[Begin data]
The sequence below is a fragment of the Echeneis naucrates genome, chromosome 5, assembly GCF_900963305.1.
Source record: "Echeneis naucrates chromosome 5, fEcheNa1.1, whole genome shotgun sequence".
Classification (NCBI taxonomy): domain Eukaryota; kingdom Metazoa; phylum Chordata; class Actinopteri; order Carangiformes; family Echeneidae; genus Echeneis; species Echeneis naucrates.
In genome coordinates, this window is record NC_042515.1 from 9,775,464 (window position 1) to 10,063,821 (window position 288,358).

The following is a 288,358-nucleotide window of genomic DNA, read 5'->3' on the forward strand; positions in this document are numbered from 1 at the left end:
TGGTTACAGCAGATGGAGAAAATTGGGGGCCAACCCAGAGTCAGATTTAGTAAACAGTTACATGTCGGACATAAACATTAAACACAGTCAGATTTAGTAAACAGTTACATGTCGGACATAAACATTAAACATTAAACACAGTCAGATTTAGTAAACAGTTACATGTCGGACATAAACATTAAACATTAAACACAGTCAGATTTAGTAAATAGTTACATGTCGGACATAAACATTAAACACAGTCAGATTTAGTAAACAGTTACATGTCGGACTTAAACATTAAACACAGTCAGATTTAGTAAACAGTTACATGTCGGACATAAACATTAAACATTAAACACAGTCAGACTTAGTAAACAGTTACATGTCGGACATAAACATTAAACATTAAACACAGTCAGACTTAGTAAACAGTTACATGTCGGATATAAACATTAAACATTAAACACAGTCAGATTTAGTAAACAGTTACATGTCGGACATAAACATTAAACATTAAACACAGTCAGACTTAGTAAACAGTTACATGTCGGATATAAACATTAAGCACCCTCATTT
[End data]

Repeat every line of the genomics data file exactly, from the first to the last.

The sequence below is a fragment of the Echeneis naucrates genome, chromosome 5, assembly GCF_900963305.1.
Source record: "Echeneis naucrates chromosome 5, fEcheNa1.1, whole genome shotgun sequence".
Classification (NCBI taxonomy): domain Eukaryota; kingdom Metazoa; phylum Chordata; class Actinopteri; order Carangiformes; family Echeneidae; genus Echeneis; species Echeneis naucrates.
In genome coordinates, this window is record NC_042515.1 from 9,775,464 (window position 1) to 10,063,821 (window position 288,358).

The following is a 288,358-nucleotide window of genomic DNA, read 5'->3' on the forward strand; positions in this document are numbered from 1 at the left end:
TGGTTACAGCAGATGGAGAAAATTGGGGGCCAACCCAGAGTCAGATTTAGTAAACAGTTACATGTCGGACATAAACATTAAACACAGTCAGATTTAGTAAACAGTTACATGTCGGACATAAACATTAAACATTAAACACAGTCAGATTTAGTAAACAGTTACATGTCGGACATAAACATTAAACATTAAACACAGTCAGATTTAGTAAATAGTTACATGTCGGACATAAACATTAAACACAGTCAGATTTAGTAAACAGTTACATGTCGGACTTAAACATTAAACACAGTCAGATTTAGTAAACAGTTACATGTCGGACATAAACATTAAACATTAAACACAGTCAGACTTAGTAAACAGTTACATGTCGGACATAAACATTAAACATTAAACACAGTCAGACTTAGTAAACAGTTACATGTCGGATATAAACATTAAACATTAAACACAGTCAGATTTAGTAAACAGTTACATGTCGGACATAAACATTAAACATTAAACACAGTCAGACTTAGTAAACAGTTACATGTCGGATATAAACATTAAGCACCCTCATTT